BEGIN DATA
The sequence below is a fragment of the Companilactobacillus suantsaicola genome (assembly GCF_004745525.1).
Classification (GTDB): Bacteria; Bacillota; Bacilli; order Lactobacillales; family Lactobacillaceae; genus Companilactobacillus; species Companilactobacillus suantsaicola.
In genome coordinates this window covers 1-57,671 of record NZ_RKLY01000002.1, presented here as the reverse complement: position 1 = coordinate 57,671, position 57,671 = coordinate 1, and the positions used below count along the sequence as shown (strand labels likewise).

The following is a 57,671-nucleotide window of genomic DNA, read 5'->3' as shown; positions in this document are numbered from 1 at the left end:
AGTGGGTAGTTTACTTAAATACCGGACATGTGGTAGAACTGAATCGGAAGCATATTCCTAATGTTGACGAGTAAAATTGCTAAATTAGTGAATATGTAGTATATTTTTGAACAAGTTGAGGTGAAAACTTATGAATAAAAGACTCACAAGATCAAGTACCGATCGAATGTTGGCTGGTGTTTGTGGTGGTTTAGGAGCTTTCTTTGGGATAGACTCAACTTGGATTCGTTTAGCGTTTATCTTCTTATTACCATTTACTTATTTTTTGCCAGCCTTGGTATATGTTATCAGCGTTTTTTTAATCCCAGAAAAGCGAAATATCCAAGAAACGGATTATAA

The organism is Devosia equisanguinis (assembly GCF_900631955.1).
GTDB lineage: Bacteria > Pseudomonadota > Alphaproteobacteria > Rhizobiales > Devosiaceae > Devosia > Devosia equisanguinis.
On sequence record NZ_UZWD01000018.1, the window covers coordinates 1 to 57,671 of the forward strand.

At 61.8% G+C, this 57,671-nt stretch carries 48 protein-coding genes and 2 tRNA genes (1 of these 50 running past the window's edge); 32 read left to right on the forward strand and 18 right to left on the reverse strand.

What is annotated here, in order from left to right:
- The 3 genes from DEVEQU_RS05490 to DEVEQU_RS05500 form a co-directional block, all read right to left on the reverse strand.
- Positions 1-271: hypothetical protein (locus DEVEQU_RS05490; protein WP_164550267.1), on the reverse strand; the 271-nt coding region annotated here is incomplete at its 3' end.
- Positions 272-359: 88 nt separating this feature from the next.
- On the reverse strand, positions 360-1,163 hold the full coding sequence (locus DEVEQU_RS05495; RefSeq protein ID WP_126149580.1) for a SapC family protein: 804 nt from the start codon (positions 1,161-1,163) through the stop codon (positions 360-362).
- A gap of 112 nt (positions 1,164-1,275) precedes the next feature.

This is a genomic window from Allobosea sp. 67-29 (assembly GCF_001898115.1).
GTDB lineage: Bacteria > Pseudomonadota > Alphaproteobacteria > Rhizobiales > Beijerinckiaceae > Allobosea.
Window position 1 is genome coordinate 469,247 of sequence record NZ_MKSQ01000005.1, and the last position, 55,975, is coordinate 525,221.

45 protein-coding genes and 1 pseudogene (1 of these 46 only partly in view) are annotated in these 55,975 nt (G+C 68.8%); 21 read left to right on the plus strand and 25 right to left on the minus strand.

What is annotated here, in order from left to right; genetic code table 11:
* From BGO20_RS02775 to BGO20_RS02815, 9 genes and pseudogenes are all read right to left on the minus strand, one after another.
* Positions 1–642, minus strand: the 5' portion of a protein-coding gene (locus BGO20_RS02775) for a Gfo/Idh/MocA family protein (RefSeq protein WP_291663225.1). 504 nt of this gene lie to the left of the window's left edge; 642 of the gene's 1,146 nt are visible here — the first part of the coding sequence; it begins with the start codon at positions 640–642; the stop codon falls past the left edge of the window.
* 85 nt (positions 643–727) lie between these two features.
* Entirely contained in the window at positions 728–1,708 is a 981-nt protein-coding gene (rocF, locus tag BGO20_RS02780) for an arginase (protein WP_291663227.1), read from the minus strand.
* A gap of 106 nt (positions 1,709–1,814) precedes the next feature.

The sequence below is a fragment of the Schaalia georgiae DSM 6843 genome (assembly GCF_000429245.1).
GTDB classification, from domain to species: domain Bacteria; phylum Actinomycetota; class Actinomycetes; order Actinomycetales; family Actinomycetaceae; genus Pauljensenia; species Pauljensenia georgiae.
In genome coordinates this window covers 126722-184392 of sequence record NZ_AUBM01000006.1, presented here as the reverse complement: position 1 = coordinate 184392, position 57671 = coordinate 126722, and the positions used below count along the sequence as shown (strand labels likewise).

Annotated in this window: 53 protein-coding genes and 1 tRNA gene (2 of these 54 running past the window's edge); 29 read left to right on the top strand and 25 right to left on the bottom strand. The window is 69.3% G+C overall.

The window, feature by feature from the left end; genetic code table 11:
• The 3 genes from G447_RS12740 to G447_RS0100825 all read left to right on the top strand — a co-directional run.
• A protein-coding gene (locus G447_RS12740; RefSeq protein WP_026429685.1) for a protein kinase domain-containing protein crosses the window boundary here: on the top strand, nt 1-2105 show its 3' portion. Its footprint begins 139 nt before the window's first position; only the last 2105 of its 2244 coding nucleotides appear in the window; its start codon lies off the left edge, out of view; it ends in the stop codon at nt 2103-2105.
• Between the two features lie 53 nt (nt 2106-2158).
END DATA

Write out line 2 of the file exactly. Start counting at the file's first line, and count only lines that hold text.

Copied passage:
Classification (GTDB): Bacteria; Bacillota; Bacilli; order Lactobacillales; family Lactobacillaceae; genus Companilactobacillus; species Companilactobacillus suantsaicola.